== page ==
National Pigeon Day

A picture of a smiling child holding a pigeon, wearing a colorful hat, in a park with lush green trees..
National pigeon day illustration

Welcome to the wacky world of National Pigeon Day! Get ready to spread your wings and soar through the sky of pigeon-related fun and facts. Whether you're a bird enthusiast or simply curious about our feathery friends, National Pigeon Day is here to add a touch of whimsy to your day.

When is Pigeon Day?

It's national pigeon day on the 13th June.

The Fascinating Internet History of National Pigeon Day

Every year on June 13th, bird lovers and pigeon enthusiasts come together to celebrate National Pigeon Day. While pigeons may seem like ordinary birds that lurk around parks and city squares, their history and internet fame are far from ordinary.

Believe it or not, the internet has played a significant role in catapulting pigeons into the collective consciousness of people around the world. In the early days of the internet, a pigeon-related viral video took flight and captured the hearts (and the clicks) of netizens everywhere.

The video, titled 'Pigeon with Attitude,' featured a feisty pigeon strutting its stuff on the streets of New York City. With its confident swagger and undeniable charm, the video became an overnight sensation and paved the way for a slew of pigeon-related internet content.

Soon, social media platforms were abuzz with hashtags like #PigeonGoals and #PigeonLife, creating a virtual pigeon-loving community. Memes, gifs, and even dedicated pigeon appreciation accounts began to surface, solidifying pigeons as internet stars in their own right.

The Pigeon Parade

To honor the internet's impact on pigeon popularity, National Pigeon Day festivities include a Pigeon Parade. Pigeon enthusiasts clad in bird-themed costumes flock to the streets, showcasing their love for these notoriously charismatic creatures.

The Pigeon Parade features various floats adorned with pigeon-inspired decorations, as well as marching bands playing melodious tunes. Spectators line the streets, armed with birdseed and binoculars, to witness the awe-inspiring spectacle.

The parade culminates in a grand finale where the most exquisitely dressed pigeons, sporting tiny feathered hats and bejeweled necklaces, take the stage in a talent show. From aerial acrobatics to impressive cooing performances, these pigeons showcase their skills and leave the audience in awe.

Spread Your Wings and Celebrate

Whether you're planning on attending the Pigeon Parade or simply want to embrace the spirit of National Pigeon Day, there are plenty of ways to celebrate these fantastic feathery friends. Here are a few ideas:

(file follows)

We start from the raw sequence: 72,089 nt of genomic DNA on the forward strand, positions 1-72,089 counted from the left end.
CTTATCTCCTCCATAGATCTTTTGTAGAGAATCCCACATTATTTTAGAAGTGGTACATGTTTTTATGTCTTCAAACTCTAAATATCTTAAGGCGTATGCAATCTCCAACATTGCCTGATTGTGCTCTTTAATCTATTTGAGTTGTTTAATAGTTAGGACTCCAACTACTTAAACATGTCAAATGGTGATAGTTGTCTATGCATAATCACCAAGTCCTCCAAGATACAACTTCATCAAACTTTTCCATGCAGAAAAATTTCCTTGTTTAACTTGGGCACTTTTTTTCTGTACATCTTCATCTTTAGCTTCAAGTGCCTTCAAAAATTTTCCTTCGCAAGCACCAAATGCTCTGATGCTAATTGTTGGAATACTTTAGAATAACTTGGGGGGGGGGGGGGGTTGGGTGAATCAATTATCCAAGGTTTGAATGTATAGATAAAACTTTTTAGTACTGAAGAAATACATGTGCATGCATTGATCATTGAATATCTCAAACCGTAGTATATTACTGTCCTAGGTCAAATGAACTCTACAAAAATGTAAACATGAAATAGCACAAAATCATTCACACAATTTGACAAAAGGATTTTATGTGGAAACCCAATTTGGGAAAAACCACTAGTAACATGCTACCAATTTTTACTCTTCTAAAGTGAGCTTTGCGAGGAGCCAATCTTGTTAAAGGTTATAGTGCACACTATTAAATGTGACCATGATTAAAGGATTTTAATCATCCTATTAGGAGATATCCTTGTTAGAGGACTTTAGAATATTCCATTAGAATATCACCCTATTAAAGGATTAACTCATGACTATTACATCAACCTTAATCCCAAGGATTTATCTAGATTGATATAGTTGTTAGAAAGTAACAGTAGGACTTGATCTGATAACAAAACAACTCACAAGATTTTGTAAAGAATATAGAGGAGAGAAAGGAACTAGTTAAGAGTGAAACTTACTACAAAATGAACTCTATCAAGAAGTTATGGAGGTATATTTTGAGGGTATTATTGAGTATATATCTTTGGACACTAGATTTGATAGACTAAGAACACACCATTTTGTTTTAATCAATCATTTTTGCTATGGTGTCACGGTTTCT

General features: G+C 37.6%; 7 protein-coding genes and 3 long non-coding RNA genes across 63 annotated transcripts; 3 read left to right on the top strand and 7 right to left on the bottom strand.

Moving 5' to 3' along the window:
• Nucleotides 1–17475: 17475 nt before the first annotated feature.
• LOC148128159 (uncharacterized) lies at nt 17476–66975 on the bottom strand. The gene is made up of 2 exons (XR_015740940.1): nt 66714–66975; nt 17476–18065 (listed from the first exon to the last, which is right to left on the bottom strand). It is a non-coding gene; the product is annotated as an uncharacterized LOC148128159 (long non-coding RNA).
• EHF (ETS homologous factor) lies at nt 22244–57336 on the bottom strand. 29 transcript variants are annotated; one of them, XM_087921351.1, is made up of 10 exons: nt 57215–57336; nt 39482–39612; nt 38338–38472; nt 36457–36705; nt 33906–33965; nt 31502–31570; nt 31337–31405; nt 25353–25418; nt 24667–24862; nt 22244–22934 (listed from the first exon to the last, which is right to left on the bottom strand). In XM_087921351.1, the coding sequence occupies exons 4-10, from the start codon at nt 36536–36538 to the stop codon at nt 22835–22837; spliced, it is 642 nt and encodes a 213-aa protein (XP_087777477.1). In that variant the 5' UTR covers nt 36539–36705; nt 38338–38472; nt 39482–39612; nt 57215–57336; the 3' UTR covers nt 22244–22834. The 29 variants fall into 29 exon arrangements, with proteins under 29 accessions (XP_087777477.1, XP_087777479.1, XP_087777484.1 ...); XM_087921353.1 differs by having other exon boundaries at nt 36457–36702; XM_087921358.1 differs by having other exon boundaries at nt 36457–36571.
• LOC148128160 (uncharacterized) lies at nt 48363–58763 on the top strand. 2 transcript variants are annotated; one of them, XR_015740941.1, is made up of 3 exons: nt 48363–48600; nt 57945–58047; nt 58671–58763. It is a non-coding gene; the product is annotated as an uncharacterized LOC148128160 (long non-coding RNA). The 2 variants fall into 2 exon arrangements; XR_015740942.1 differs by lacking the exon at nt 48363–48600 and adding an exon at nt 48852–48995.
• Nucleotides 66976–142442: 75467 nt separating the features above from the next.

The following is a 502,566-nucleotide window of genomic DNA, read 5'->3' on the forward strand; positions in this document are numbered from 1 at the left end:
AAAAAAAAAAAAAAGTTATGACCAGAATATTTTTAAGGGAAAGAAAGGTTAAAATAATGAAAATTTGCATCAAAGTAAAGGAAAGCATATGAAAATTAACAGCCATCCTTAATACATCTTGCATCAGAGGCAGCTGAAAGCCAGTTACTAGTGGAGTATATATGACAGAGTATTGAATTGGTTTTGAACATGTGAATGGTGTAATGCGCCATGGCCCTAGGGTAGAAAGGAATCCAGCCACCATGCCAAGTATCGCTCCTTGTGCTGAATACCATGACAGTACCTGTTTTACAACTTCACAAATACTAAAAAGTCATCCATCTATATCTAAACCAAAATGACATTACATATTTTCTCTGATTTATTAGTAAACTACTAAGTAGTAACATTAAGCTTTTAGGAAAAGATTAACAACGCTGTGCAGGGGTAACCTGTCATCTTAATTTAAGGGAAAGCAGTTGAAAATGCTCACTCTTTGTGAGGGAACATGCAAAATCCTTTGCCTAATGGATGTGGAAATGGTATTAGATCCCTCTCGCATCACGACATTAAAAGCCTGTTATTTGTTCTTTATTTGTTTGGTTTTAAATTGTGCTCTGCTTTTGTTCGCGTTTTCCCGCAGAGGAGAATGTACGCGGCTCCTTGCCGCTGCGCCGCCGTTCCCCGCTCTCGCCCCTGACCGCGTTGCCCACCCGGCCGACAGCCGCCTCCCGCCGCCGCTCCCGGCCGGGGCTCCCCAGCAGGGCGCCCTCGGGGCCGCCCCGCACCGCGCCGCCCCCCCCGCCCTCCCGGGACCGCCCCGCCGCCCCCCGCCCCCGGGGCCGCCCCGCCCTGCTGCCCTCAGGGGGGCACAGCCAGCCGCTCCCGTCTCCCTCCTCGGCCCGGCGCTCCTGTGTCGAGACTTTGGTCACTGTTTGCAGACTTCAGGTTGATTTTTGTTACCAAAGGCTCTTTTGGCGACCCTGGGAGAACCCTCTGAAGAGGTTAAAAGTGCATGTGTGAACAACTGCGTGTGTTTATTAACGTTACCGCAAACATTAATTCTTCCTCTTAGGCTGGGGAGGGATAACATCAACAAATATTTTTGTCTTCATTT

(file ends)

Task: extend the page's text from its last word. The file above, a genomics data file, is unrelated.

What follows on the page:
• Host a pigeon-themed picnic in the park, complete with pigeon-shaped cookies and birdseed sandwiches.
  • Get creative with pigeon-inspired arts and crafts. Paint a pigeon portrait or make your own pigeon-shaped pinata.
  • Organize a neighborhood pigeon-spotting competition. See who can spot the most pigeon breeds in a day.

Remember, National Pigeon Day is all about spreading joy and appreciating these resilient and often underestimated birds. So, let your wings unfurl and embrace the whimsical world of pigeons!

History behind the term 'Pigeon'

3000 BC

Ancient Mesopotamia: The Dawn of Domestication

In the ancient city of Ur, Mesopotamia (modern-day Iraq), pigeons were first domesticated for their meat and for religious purposes. The Sumerians raised pigeons in vast numbers and considered them sacred birds. They believed that pigeons were messengers between the earthly world and the gods.

5th century BC

Origins in Ancient Mesopotamia

The term 'pigeon' originates from the Latin word 'pipio' and the Old English word 'pygyan', both of which mean young bird. However, the history of the term can be traced back even further to ancient Mesopotamia, where clay tablets dating back to the 5th century BC depict pigeons being domesticated for both their meat and their feces, which was used as a valuable fertilizer.

3000 BC

Early domestication and symbolism

In ancient Mesopotamia, pigeons were one of the first birds to be domesticated. They were valued for their ability to deliver messages over long distances, their gentle nature, and their stunning appearance. Pigeons were often seen as symbols of peace, love, and fertility in various cultures.

3000 BC

Ancient Mesopotamia: The First Domestication

Pigeon domestication originated in ancient Mesopotamia around 3000 BC. The Sumerians, who inhabited this region, were the first to actively breed pigeons. They selectively bred pigeons to develop different colors, patterns, and sizes, which laid the foundation for various pigeon breeds we see today.

2600 BCE

Early Mesopotamian Documentation

The term 'pigeon' can be traced back to ancient Mesopotamia, where clay tablets from around 2600 BCE have been discovered. These tablets contain cuneiform inscriptions that mention domesticated varieties of pigeons, highlighting the early recognition and utilization of these birds by humans.

5000 BCE

Domestication of Pigeons

Pigeons have been known to humans since ancient times. The first step in the history of the term 'pigeon' dates back to around 5000 BCE when humans began domesticating pigeons for various purposes. Ancient Egyptians were among the first to recognize the value of pigeons and kept them for their meat, their ability to carry messages, and also as symbols of divine spirits.

3rd century BC

Pigeons in Ancient Greece

During the Hellenistic period in ancient Greece, pigeons were highly regarded for their ability to deliver important messages over long distances. Known as 'homing pigeons,' they were used by various military powers, including the Greeks, to communicate vital information during times of war. This early form of communication played a significant role in shaping the concept of pigeons as messengers.

5th Century BCE

Introduction to Greece

Pigeons make their way to Greece, captured during military campaigns in Persia. The Greek term 'pijon' emerges from this period, indicating the bird's growing presence and importance in Greek culture. Pigeons were highly regarded for their ability to carry messages over long distances.